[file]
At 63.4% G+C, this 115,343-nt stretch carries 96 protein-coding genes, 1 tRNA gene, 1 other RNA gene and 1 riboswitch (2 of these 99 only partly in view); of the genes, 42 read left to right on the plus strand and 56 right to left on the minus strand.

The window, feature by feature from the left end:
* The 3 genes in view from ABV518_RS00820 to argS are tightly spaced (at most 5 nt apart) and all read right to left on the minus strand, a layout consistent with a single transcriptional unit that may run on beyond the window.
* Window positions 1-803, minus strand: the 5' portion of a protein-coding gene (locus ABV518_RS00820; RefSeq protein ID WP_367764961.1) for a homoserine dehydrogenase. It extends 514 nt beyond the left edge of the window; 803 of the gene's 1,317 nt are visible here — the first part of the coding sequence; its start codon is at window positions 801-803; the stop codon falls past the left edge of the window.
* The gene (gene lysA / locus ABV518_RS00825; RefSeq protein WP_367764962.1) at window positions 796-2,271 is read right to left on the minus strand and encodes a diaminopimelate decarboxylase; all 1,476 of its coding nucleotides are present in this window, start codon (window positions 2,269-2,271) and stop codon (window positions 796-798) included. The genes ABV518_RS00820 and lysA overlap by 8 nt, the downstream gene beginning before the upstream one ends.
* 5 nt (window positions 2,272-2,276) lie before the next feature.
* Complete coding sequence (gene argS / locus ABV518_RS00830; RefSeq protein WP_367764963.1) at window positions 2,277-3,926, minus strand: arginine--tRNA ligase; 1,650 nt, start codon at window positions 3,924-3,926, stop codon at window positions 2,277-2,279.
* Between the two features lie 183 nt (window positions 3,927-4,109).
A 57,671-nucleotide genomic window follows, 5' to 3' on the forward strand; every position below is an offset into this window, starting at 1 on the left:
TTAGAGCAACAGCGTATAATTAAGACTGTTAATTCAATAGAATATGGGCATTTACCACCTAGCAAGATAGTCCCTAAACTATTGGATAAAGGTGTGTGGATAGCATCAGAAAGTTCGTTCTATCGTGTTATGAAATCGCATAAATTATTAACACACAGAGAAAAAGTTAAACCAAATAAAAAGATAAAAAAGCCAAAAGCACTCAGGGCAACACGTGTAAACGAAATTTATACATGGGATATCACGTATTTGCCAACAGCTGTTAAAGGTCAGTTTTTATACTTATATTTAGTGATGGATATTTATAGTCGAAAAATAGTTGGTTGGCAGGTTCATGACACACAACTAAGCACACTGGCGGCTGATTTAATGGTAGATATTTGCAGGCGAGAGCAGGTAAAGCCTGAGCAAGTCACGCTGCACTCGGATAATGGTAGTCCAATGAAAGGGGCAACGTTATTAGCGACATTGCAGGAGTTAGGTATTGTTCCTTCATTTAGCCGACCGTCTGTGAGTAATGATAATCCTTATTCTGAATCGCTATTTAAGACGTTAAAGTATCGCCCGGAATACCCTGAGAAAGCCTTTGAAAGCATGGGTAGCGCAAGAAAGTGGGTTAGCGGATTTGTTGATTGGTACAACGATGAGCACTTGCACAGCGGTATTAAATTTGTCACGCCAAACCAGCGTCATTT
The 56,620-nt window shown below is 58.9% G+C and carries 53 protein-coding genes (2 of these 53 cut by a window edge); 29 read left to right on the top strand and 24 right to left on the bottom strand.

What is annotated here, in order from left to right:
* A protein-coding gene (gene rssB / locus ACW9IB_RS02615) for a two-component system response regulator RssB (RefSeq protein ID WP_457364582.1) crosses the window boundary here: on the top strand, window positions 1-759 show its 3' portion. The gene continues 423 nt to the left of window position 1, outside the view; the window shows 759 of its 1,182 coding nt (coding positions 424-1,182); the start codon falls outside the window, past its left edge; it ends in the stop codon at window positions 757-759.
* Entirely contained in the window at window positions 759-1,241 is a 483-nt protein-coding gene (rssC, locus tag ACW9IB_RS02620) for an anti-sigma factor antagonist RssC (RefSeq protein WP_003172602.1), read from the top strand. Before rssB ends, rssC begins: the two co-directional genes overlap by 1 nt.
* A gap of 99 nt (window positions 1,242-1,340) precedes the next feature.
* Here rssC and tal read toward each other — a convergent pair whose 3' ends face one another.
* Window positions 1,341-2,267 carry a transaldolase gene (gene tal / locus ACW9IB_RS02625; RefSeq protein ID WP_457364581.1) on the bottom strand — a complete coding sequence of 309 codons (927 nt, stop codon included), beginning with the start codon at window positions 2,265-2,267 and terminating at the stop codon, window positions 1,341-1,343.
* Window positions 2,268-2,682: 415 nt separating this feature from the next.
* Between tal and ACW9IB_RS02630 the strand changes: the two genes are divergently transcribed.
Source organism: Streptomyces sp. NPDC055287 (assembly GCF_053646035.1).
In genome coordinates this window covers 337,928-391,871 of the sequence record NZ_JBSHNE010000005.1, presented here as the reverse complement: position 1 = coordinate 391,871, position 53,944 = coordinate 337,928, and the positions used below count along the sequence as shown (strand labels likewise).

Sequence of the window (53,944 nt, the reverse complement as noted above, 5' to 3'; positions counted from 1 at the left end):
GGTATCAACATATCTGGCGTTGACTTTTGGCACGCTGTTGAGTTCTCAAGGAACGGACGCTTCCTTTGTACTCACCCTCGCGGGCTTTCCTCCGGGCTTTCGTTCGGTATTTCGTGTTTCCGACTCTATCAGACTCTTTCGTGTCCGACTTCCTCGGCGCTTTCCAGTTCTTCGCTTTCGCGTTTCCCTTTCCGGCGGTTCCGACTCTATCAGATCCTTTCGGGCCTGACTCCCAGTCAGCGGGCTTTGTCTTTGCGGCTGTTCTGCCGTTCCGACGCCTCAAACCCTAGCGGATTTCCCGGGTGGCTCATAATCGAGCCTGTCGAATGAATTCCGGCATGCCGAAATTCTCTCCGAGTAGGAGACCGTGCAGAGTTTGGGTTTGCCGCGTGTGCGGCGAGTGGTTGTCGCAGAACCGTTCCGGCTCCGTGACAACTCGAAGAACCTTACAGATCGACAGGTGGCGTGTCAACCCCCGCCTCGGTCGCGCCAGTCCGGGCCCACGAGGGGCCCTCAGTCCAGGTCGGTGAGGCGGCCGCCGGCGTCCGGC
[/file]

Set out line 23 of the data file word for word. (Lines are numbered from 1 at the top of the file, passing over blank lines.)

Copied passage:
GGTATCAACATATCTGGCGTTGACTTTTGGCACGCTGTTGAGTTCTCAAGGAACGGACGCTTCCTTTGTACTCACCCTCGCGGGCTTTCCTCCGGGCTTTCGTTCGGTATTTCGTGTTTCCGACTCTATCAGACTCTTTCGTGTCCGACTTCCTCGGCGCTTTCCAGTTCTTCGCTTTCGCGTTTCCCTTTCCGGCGGTTCCGACTCTATCAGATCCTTTCGGGCCTGACTCCCAGTCAGCGGGCTTTGTCTTTGCGGCTGTTCTGCCGTTCCGACGCCTCAAACCCTAGCGGATTTCCCGGGTGGCTCATAATCGAGCCTGTCGAATGAATTCCGGCATGCCGAAATTCTCTCCGAGTAGGAGACCGTGCAGAGTTTGGGTTTGCCGCGTGTGCGGCGAGTGGTTGTCGCAGAACCGTTCCGGCTCCGTGACAACTCGAAGAACCTTACAGATCGACAGGTGGCGTGTCAACCCCCGCCTCGGTCGCGCCAGTCCGGGCCCACGAGGGGCCCTCAGTCCAGGTCGGTGAGGCGGCCGCCGGCGTCCGGC